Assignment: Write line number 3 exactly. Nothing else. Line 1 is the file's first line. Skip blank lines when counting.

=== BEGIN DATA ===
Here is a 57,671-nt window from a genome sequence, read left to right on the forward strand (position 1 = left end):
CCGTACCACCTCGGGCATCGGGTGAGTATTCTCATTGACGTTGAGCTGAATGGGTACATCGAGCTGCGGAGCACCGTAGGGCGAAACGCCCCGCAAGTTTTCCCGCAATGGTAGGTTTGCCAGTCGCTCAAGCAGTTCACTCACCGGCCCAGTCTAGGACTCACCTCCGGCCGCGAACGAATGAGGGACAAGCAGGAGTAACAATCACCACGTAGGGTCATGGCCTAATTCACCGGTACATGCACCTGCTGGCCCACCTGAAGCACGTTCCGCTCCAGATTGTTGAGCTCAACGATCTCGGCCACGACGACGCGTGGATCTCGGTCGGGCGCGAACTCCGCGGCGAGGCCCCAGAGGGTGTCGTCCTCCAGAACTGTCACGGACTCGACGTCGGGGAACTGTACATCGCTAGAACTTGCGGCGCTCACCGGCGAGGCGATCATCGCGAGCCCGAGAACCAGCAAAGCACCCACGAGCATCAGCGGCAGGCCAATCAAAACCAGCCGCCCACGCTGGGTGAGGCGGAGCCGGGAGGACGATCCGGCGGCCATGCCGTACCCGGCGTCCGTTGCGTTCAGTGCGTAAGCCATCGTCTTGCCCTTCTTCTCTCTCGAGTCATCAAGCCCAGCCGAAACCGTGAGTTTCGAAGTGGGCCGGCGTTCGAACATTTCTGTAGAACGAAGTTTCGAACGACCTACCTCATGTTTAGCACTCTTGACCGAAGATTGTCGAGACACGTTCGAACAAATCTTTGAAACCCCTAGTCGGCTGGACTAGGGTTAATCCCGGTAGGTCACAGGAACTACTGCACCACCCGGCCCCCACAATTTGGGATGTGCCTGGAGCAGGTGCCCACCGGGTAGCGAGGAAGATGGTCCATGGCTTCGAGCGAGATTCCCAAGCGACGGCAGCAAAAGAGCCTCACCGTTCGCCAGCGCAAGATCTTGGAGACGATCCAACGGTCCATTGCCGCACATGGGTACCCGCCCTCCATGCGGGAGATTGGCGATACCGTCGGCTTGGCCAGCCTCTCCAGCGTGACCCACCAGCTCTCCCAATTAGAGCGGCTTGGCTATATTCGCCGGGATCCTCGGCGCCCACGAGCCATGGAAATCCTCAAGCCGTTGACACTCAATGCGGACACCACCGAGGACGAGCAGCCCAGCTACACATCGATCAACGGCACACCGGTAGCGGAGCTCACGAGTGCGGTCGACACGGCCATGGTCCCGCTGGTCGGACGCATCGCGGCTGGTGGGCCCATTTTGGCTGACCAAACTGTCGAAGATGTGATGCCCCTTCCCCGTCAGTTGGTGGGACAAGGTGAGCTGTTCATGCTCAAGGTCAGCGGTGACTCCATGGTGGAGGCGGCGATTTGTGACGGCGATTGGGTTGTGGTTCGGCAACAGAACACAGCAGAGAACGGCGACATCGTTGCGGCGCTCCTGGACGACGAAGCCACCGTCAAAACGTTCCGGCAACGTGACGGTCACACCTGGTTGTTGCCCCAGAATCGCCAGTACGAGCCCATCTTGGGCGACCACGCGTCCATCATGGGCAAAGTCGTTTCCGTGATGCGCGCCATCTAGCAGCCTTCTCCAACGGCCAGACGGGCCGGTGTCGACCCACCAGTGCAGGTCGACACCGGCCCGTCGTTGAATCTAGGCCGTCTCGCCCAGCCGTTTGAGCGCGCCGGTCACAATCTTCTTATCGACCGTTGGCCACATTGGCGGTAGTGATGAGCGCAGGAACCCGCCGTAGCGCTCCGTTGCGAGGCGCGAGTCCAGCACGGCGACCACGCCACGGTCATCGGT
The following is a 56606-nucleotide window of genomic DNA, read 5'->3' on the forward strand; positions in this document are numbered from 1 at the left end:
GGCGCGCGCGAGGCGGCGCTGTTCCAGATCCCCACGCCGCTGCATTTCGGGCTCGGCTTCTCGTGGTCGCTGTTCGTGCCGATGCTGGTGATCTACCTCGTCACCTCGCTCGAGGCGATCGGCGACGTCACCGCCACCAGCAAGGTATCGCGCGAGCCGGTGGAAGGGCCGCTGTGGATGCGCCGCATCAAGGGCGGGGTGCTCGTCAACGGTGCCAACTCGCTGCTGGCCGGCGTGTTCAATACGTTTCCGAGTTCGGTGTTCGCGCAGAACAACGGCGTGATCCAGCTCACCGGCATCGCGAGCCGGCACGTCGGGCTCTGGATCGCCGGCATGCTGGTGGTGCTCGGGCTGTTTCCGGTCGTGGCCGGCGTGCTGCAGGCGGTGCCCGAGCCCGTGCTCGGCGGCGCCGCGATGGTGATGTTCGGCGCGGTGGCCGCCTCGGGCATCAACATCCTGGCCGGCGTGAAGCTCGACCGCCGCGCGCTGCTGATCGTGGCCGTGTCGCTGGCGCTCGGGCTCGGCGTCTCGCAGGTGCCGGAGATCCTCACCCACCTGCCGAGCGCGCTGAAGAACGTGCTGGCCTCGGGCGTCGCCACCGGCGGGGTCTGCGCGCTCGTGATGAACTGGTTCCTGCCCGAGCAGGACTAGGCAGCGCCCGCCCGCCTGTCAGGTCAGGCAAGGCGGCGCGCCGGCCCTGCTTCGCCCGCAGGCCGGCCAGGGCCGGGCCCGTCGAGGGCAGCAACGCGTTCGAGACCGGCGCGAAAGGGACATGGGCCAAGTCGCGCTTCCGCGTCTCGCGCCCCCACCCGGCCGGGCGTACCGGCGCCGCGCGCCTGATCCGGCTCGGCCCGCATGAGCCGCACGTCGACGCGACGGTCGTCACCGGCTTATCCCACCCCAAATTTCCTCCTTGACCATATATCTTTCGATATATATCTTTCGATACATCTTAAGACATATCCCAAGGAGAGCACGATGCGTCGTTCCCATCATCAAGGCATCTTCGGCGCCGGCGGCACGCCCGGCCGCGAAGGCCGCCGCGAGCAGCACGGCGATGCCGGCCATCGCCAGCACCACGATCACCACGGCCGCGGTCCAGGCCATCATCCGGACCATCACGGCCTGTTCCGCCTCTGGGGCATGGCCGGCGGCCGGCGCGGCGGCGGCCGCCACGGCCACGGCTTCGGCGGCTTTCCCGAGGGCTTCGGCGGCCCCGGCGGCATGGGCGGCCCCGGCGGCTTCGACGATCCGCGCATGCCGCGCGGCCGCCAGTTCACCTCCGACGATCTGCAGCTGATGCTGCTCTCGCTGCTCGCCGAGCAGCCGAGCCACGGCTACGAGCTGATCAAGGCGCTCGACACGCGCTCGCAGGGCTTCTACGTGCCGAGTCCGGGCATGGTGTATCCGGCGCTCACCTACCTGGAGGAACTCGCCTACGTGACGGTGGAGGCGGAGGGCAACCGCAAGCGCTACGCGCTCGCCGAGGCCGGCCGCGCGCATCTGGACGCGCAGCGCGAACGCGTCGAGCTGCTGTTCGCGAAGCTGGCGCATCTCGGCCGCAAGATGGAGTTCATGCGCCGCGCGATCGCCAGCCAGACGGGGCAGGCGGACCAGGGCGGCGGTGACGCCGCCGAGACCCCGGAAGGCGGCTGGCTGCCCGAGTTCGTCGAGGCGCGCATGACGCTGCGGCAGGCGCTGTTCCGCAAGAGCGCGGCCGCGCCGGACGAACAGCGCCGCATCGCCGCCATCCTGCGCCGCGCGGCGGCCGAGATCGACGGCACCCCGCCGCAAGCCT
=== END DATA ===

The following is a 56606-nucleotide window of genomic DNA, read 5'->3' on the forward strand; positions in this document are numbered from 1 at the left end: